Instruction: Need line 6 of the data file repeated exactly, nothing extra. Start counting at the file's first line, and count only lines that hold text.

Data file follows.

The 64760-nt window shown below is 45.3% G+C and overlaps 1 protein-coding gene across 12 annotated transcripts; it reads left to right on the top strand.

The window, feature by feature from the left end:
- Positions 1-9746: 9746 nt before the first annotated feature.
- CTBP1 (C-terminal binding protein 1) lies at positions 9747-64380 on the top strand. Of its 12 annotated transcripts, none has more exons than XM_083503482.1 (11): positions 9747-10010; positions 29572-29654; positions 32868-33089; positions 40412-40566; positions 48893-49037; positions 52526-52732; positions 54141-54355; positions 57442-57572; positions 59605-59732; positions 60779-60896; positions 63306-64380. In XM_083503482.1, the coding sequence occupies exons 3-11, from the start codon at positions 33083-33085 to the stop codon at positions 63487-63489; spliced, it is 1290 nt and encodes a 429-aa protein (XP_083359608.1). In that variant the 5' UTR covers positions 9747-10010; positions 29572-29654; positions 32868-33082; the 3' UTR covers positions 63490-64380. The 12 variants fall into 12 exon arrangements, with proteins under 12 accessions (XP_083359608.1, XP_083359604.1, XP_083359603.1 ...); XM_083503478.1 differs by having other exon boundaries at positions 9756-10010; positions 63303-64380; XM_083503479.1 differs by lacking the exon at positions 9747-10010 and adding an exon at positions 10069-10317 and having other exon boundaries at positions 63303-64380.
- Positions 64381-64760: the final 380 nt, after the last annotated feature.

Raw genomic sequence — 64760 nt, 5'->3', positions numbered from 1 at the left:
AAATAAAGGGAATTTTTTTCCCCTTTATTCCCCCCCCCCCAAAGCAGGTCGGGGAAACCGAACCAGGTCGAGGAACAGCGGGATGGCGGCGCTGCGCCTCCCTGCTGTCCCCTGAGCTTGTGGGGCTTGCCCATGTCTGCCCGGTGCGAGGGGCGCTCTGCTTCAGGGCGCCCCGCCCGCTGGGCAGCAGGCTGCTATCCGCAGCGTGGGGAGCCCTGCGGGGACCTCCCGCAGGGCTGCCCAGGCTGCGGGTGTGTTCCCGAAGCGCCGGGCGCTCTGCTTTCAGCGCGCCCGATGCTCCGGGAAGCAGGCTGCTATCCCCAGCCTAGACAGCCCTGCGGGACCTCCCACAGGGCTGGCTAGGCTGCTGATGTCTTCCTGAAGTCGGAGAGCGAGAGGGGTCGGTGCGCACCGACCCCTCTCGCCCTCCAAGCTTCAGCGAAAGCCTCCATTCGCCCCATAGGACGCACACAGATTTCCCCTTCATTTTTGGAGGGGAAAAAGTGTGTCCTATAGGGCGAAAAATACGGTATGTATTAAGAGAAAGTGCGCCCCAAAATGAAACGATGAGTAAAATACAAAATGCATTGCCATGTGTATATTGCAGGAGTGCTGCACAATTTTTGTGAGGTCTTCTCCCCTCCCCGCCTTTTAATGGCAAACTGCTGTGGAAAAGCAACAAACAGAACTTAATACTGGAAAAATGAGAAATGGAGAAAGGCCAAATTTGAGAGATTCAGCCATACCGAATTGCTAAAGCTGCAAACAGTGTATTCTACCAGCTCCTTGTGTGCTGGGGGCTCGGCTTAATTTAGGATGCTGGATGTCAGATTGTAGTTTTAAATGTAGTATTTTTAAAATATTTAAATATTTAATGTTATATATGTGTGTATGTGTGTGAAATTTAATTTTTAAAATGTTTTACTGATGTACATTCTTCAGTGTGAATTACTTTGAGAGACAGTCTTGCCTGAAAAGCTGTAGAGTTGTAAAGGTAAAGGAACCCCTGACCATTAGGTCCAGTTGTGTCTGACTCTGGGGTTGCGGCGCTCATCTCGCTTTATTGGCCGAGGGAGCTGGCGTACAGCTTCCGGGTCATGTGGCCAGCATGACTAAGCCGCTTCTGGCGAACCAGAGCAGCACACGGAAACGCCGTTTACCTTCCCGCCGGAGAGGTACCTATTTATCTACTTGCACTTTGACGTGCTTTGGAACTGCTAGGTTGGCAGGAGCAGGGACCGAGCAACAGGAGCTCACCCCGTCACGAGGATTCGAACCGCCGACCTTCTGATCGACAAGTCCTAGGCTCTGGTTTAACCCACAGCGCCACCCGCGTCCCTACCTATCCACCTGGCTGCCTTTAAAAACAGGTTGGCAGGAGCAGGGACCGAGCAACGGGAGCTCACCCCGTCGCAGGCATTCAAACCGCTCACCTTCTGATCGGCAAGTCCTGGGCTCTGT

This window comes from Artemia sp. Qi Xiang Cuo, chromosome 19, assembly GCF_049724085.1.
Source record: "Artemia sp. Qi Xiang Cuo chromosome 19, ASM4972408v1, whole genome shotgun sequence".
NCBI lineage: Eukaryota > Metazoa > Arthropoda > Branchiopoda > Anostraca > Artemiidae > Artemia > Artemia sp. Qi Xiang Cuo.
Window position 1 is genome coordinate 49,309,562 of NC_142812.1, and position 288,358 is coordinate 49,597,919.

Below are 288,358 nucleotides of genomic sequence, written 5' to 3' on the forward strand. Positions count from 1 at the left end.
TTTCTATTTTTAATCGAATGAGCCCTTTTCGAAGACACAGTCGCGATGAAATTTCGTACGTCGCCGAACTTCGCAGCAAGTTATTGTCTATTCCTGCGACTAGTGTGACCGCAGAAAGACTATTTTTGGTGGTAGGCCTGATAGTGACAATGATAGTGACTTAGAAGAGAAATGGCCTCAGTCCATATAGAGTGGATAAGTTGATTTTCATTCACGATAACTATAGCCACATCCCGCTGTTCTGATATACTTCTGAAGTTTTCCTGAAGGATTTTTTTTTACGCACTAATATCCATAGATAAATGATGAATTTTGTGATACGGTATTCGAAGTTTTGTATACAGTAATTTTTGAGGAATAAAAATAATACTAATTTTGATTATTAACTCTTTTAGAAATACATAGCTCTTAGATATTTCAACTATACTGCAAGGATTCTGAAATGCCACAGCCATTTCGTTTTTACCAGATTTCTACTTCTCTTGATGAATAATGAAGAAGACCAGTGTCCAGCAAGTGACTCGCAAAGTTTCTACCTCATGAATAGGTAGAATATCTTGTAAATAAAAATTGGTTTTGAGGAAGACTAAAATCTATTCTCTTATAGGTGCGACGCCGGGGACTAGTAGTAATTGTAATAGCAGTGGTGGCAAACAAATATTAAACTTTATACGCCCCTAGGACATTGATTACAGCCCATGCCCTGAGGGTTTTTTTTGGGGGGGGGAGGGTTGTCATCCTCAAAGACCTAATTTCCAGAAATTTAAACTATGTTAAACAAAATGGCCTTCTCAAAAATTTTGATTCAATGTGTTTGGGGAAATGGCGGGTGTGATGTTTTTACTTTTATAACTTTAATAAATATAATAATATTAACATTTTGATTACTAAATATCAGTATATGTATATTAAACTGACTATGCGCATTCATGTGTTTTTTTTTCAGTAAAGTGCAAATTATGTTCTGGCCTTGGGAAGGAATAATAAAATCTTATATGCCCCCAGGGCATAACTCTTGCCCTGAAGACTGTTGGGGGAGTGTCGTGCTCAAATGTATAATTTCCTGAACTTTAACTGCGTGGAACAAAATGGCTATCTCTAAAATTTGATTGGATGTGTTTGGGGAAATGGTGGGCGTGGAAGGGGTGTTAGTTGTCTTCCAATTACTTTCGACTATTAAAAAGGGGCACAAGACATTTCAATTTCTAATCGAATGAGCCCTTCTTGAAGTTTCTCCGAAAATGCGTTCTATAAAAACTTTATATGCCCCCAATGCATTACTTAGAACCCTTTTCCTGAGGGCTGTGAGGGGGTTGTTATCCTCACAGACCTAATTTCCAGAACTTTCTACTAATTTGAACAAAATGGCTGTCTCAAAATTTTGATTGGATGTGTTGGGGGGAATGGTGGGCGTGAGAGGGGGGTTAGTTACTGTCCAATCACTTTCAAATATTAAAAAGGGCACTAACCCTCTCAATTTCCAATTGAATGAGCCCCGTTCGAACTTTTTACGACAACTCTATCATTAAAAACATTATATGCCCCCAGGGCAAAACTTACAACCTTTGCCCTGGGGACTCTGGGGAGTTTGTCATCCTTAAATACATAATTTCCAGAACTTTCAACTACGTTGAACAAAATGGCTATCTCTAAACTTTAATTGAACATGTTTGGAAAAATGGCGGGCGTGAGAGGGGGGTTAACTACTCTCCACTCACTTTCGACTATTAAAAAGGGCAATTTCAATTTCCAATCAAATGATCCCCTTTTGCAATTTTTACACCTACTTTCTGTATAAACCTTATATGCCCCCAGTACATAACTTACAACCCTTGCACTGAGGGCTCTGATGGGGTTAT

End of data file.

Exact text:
Raw genomic sequence — 64760 nt, 5'->3', positions numbered from 1 at the left: